Earlier this year, the Maine Department found that current funding levels are at only half the levelneeded to maintain the safety and integrity of state bridges.

    Inspecting the Augusta bridge in 2007, with the MDOT and Gov. John Baldacci. Since then the bridge has been strengthened because of Baldacci's bonds. Photo by Ramona du Houx

    A survey by a national transportation group found that 15 percent of Maine bridges have some structural deficiency. The report found that 364 of the state’s bridges had structural deficiencies and another 432 were functionally obsolete, meaning they don’t meet modern design standards, out of a total 2,419 bridges over 20 feet long that were surveyed.

    Under the Baldacci administration bridges were upgraded and emergency bonds put into action. In addition new technologies like Dr. Habib Dagher's "bridge-n-a-backpack" were used to construct stronger, more durable and more easy to maintain bridges.

    LR 2488, An Act To Revitalize Infrastructure Investment To Create Jobs, would use revenue from the state liquor contract to address emergency transportation infrastructure needs, including maintenance of and improvements to Maine’s network of roads and bridges network.

    “The liquor contract provides a unique opportunity to improve our roads and bridges, help businesses move their goods more effectively and boost the construction sector,” said Gideon, D-Freeport. “There's broad bipartisan consensus that Maine’s economy cannot reach its full potential without a robust transportation system and that the elimination of the income tax, which benefits the wealthiest, would lead to higher property and sales taxes for the rest of us. We need to ask ourselves, ‘What are our priorities?’”

    Maine’s roads also are in dire need of attention. The American Society of Civil Engineers gave a “D” grade to the state’s roads, 83 percent of which are in fair to unacceptable condition.

    The new state liquor contracts are yielding higher profits that expected. The first year resulted in $46 million in additional profit, which puts the state on track to exceed the $450 million in profits originally expected over 10 years.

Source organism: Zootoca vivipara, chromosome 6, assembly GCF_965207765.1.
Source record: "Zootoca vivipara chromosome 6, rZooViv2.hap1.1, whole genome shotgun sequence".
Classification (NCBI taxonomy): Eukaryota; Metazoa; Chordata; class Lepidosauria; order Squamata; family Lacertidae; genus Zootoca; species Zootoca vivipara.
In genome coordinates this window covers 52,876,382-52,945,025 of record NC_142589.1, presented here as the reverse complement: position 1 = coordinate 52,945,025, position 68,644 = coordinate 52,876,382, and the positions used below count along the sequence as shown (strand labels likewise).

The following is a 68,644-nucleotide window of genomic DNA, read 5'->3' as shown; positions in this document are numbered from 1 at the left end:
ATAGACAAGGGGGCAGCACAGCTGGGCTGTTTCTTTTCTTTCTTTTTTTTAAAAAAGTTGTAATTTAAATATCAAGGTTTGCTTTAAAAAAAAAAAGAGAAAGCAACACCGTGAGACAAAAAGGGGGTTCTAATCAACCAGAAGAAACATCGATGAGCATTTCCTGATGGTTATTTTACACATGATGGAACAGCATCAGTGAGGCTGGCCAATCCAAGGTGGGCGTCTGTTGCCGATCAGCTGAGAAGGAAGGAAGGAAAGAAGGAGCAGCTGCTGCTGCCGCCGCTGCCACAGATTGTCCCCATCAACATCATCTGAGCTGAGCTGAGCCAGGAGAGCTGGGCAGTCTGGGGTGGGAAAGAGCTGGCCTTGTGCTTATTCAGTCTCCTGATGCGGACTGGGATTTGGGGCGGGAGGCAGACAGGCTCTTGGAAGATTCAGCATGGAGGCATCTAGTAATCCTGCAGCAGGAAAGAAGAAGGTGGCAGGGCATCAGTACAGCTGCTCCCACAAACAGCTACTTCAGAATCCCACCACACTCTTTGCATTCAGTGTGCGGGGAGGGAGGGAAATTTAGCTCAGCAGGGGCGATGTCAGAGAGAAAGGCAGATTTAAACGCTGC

Gov. Paul LePage and the Maine Republican Party are proposing to use the additional profit to lower and eventually eliminate the state income tax.

    Bills submitted for the second session of the Legislature need approval from the Legislative Council to advance. The Legislative Council voted 5-5 on Gideon’s bill last week. 

    Of the nearly 400 bills submitted for the 2016 legislative session, 33 received the green light. The Legislative Council will consider appeals when it meets Nov. 19.

  • Rapidly growing Maine business, INDEXX, sets example for training, caring for workforce

    By Ramona du Houx

    Maine lawmakers and local officials on October 29,2015 heard first-hand from management and workers at IDEXX Laboratories, in Westbrook, about the growing demand for highly trained workers.

    The visit to IDEXX, the state’s largest publicly traded company and a manufacturer of veterinary diagnostic tools and water testing devices, was the eighth stop on a statewide jobs tour launched in January by House Speaker Mark Eves. Products to help detect and treat kidney desease in pets are examples of what IDEXX produces. INDEXX was certified as a Pine Tree Development Zone company under the Baldacci administration enabling it to take advantage of tax incentives. All PTDZ companies have to hire workers, and train them.

    The purpose of the jobs tour is to spotlight the need to grow good jobs and strong wages in Maine at a time when the state lags the nation in economic growth.

    “IDEXX is a bright spot in Maine’s economy,” said Speaker Eves, D-North Berwick.  “It is an engine of economic growth and a strong example of how to grow good jobs and strong wages right here in Maine. We were incredibly impressed with the effort the company makes to train, develop, and care for its workers. We hope we can help them find ways to continue to flourish.”

    Lawmakers including State Rep. Drew Gattine, State Senators Anne Haskell and Cathy Breen, as well as Westbrook Mayor Colleen Hilton and William Baker, the city's director of business and community relations, toured the LEED-certified Synergy Center. The Synergy Center is the company’s open work space concept building with a state of the art gym, local food based cafeteria, and clinic.  

    “IDEXX is one of our region’s largest employers, and I was impressed to see its operation in person and meet some of the great people who work there,” said Sen. Breen, who represents a part of Westbrook and is the lead Senate Democrat on the Legislature’s Environment and Natural Resources Committee. “The company’s commitment to environmental stewardship and employee health was clear during the tour of its Synergy Center, and its dedication to employee wellbeing is also a model to be followed.”

    IDEXX employs roughly 2,400 people at the Maine headquarters in Westbrook and 6,000 worldwide.  IDEXX  added 1,000 new jobs last year and expects to grow at its workforce 4 percent per year.

    “IDEXX is an excellent company to work for and a great corporate citizen of our city," said Rep. Drew Gattine, D-Westbrook. "Our visit focused on how we can work together to get more Maine students and workers into their pipeline for hiring.”